• Delaware Bay;
  • estuarine beach;
  • ocean waves;
  • swash bar migration;
  • weather systems


A 29-day field investigation was conducted on a meso-tidal sand beach in Delaware Bay, New Jersey to document the contribution of local estuarine and non-local ocean waves to beach recovery following storms. Data were gathered on winds, waves, flow velocities, and profile changes during three storm sequences. During the passage of low pressure centers, strong northwest winds (>8.0 m s-1) generated local waves with significant heights of 0.36 to 0.52 m and periodicities 3.6 to 4.9 s. Sediment was eroded from the upper foreshore and deposited as a thin veneer (<0.10 m) on the lower foreshore near mean low water. Profile recovery occurred during either locally generated estuarine or non-local ocean waves depending on tracks of pressure centers. Locally generated significant wave heights, ranging from 0.10 to 0.14 m with periodicities from 2.6 to 2.7 s, occurred during the retreating phase of a low pressure system passing to the south of the site or when pressure centers passed to the north and the site came under the influence of a retreating cold front. Significant heights of non-local ocean waves were 0.09 m with a periodicity of 9.1 s when low pressure centers advanced to the south of the site.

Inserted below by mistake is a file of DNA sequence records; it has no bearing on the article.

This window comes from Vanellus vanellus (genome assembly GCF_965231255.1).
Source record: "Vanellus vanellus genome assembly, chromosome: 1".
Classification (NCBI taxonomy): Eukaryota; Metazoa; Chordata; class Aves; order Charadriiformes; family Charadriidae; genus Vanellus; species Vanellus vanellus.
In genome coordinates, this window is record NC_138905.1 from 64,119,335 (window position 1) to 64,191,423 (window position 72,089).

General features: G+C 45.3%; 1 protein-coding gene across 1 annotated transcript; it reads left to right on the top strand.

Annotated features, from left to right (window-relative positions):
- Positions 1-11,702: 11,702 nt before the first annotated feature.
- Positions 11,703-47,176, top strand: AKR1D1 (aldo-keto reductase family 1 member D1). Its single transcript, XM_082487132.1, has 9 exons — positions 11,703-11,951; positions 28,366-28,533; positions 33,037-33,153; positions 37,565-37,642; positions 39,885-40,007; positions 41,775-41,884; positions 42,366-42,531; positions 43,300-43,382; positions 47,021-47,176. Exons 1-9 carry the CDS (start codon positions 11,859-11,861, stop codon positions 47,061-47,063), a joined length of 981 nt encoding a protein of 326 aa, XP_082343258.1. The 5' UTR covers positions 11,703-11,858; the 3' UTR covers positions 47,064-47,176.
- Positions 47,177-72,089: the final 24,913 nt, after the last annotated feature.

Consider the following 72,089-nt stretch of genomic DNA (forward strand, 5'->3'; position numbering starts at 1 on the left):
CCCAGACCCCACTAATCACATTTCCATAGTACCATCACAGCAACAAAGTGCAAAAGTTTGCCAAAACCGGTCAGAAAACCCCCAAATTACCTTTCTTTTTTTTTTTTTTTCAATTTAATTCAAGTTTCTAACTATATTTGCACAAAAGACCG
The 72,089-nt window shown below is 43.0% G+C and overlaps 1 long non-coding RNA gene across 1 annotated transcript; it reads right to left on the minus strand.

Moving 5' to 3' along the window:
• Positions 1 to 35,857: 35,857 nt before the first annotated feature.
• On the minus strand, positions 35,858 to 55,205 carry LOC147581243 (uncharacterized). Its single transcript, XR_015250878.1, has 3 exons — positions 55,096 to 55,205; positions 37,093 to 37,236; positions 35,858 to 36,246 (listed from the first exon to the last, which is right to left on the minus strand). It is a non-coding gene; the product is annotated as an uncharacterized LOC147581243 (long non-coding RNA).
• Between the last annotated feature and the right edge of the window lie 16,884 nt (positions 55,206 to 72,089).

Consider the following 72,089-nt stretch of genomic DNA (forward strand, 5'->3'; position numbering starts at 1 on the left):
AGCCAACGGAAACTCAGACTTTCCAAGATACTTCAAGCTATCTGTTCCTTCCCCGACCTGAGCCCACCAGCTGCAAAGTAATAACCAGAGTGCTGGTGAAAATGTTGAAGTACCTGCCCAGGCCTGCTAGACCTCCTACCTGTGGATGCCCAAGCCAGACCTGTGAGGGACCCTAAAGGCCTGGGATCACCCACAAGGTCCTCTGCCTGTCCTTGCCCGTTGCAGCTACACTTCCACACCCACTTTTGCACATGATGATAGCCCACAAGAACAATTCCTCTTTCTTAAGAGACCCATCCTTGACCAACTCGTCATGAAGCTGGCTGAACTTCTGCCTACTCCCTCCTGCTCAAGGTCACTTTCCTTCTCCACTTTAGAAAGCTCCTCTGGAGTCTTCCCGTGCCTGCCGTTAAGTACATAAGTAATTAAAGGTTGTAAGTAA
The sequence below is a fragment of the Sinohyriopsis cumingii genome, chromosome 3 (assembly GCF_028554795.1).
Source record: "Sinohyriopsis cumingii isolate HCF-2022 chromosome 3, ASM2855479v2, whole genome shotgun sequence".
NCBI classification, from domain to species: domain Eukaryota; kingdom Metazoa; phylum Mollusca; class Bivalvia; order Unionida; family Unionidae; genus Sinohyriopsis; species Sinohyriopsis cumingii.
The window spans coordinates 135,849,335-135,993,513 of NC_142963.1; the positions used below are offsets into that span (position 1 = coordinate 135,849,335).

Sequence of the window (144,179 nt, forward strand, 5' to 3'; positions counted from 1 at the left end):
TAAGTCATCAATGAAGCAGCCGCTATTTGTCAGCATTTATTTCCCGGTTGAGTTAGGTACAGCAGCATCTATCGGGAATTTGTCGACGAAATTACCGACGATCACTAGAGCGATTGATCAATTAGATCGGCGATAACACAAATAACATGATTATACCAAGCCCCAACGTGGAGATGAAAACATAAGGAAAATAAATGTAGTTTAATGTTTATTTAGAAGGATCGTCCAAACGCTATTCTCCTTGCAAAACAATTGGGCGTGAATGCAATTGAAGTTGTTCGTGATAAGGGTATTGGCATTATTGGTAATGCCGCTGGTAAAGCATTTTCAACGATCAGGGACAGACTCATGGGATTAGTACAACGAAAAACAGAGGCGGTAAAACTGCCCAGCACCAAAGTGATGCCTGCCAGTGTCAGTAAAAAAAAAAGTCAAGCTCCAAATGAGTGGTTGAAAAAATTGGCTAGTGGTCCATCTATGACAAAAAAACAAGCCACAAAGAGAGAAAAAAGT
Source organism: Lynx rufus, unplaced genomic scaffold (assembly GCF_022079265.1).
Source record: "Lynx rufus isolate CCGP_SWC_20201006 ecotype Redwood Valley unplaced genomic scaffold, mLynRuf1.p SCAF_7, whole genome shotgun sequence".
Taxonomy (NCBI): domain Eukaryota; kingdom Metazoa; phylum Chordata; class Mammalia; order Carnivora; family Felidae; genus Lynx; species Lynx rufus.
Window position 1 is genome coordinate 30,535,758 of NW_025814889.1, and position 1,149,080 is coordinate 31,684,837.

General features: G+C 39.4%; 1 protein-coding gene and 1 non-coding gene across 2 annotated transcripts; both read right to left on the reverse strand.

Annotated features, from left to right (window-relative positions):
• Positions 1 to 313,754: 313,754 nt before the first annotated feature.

Rates of swash bar migration were similar under local estuarine and non-local ocean waves. Deposition on the upper foreshore during non-local ocean waves was less than measured during local waves due to lower wave heights and lower potential for longshore transport of sediment. Orientation of a beach to the mouth of the estuary seems to have more influence on the magnitude of ocean-wave energy reaching the shoreline than does proximity to the mouth. The greatest geomorphic contribution of non-local ocean waves to beach dynamics is after the passage of a weather system.